Business rates relief axed for Welsh pubs and restaurants

The relief scheme, aimed at firms in the retail, leisure and hospitality sectors, has been a vital safety net for small businesses.

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Helena Young

Business rate relief for Welsh businesses will be slashed next spring, in a move that will serve as a death blow to pubs, shops, and restaurants across the country.

As part of Welsh Labour’s new £21bn budget for the financial year 2024-25, Retail, Hospitality, and Leisure (RHLR) Relief will be dramatically reduced.

The changes, which will come into effect on April 1, will see qualifying firms have their government discount lowered from 75% to 40%. The money will instead be used to fund the country’s struggling health service. In England, the scheme is set to continue into 2024-25.

Commenting on the decision, Finance Minister Rebecca Evans said: “We have had to take some really difficult decisions to radically redesign our spending plans to focus funding on the services which matter most to the people of Wales”.

Business rate woes to worsen for Wales

Business rates are a tax charged by local authorities in order to finance public services. The scheme has come under criticism in the past few years, representing a significant expense for cash-poor SMEs to contend with during the turmoil of the past half decade.

To support firms during the COVID-19 pandemic, business rate relief programs including RHLR were announced in the March 2021 budget. The program has since provided a much-needed lifeline for small businesses navigating the current economic downturn.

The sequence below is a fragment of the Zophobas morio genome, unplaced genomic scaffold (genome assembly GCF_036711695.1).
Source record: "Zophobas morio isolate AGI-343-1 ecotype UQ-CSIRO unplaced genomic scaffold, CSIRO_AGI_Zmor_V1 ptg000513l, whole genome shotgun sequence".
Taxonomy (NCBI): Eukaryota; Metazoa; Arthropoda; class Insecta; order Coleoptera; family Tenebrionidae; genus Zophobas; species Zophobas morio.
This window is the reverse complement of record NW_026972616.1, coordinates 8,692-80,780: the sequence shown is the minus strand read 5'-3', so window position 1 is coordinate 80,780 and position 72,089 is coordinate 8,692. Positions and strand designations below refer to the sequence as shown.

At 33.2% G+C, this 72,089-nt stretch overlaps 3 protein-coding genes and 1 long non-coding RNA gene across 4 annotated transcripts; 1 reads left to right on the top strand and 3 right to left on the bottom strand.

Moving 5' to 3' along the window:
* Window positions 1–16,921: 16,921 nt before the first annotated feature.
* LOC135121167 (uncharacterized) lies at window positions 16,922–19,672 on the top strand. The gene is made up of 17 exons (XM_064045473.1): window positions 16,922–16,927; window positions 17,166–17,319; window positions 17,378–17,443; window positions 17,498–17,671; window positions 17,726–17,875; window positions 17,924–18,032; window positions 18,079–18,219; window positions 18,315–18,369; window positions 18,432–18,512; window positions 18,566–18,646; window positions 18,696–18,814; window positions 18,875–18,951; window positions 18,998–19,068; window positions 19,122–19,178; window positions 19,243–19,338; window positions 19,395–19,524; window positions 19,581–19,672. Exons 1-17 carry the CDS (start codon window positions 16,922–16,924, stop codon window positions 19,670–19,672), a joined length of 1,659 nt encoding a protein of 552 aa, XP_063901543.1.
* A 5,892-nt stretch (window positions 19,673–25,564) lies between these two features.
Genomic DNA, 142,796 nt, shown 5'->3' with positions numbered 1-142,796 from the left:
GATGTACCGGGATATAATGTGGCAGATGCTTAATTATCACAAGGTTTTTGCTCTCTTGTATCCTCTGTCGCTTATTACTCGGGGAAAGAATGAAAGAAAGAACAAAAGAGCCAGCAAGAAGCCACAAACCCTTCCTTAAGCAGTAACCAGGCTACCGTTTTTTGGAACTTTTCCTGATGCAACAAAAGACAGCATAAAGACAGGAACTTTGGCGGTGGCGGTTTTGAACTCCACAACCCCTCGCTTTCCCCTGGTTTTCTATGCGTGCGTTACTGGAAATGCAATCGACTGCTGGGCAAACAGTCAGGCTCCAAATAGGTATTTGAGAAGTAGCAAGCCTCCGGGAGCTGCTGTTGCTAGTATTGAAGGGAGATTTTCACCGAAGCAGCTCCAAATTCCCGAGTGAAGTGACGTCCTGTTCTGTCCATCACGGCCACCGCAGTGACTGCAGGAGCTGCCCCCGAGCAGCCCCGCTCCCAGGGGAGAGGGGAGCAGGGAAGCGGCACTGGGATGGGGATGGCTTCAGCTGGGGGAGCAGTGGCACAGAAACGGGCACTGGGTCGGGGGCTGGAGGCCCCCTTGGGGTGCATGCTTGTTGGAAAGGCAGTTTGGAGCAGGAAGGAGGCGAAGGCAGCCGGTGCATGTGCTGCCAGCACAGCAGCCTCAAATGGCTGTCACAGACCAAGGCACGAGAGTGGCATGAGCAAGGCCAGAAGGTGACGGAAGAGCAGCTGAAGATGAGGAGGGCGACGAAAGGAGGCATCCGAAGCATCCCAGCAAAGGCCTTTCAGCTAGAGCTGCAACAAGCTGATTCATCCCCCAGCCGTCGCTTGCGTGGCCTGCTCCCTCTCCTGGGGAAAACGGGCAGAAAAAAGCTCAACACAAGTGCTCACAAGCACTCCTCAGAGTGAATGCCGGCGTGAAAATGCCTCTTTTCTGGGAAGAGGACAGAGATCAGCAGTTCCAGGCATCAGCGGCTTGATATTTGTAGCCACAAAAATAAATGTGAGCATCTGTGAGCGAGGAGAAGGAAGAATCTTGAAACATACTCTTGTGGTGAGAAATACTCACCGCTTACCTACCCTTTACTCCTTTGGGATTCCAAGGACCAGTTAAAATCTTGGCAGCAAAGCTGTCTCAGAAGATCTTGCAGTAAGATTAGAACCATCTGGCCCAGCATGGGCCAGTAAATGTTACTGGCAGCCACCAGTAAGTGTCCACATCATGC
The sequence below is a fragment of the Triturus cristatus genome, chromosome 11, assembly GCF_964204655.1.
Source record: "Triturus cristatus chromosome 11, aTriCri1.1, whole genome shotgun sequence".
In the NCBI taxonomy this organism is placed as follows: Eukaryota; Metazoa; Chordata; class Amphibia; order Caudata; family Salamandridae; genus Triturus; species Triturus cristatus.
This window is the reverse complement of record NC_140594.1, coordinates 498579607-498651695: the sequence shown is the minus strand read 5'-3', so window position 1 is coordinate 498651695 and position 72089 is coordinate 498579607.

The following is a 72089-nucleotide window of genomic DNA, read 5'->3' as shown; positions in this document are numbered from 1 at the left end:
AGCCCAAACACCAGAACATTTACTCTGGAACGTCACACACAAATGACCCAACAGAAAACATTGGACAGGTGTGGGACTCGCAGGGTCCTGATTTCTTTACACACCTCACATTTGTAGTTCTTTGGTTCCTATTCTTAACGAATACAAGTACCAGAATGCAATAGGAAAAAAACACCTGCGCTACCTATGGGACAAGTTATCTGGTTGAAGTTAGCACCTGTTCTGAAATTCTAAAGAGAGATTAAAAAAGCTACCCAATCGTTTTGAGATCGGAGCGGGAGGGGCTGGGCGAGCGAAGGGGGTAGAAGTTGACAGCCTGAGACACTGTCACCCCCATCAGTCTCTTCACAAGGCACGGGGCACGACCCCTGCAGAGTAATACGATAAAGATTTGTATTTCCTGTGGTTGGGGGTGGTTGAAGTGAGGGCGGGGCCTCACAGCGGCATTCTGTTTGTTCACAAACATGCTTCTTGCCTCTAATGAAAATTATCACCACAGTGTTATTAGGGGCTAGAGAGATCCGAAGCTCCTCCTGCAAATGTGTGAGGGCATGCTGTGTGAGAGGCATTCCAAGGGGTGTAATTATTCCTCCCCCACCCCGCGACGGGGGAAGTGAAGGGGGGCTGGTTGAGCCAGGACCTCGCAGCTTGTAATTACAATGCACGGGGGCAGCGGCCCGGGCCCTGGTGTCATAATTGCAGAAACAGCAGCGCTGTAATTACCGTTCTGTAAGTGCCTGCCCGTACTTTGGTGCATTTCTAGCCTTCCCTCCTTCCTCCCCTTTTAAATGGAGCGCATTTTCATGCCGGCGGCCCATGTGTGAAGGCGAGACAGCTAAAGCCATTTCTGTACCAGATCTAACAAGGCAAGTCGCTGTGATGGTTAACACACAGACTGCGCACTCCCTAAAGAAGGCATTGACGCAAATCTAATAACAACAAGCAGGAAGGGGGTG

However, business rates are set to increase by 6.7% in April 2024 under the government’s “multiplier”, which is linked to inflation.

Business leaders in Wales had previously warned that firms will face an extra £80m on their bills from next spring unless business rates are frozen for the next 2024-25 financial year.

In a publicly shared letter, 15 Welsh business representative groups and industry bodies implored the Finance Minister to “freeze the headline business rate multiplier – which is already at a 24-year high and the highest in Great Britain – in the coming financial year.”

At the time of writing, it remains unclear whether the increase will go ahead. Certainly, without the RHLR relief, the imperative for support will be even greater.

No relief for hospitality industry

The retail and hospitality sector has faced a bitter cocktail of challenges during the past five years. Following mass closures during the pandemic, the industry has reopened to a rotation of hiked energy rates, staffing shortages, and reduced consumer spending.

Adding further insult to the injury of losing RHLR, the UK government announced immigration law changes last month which will make it more difficult for companies to plug hiring gaps with foreign talent.

Under the new rules, the earning threshold for a skilled worker visa will rise to £38,700. This represents an increase of almost 50%, and is far above the average weekly earnings for a hospitality worker in September 2023 (£305).

The result is thousands of small businesses on their knees, with closure an increasingly real threat for many. The Altus Group, a commercial real estate analyst which monitors pub closures, says 386 pubs in England and Wales closed in 2022.

Written by:
Helena Young
Helena is Lead Writer at Startups. As resident people and premises expert, she's an authority on topics such as business energy, office and coworking spaces, and project management software. With a background in PR and marketing, Helena also manages the Startups 100 Index and is passionate about giving early-stage startups a platform to boost their brands. From interviewing Wetherspoon's boss Tim Martin to spotting data-led working from home trends, her insight has been featured by major trade publications including the ICAEW, and news outlets like the BBC, ITV News, Daily Express, and HuffPost UK.

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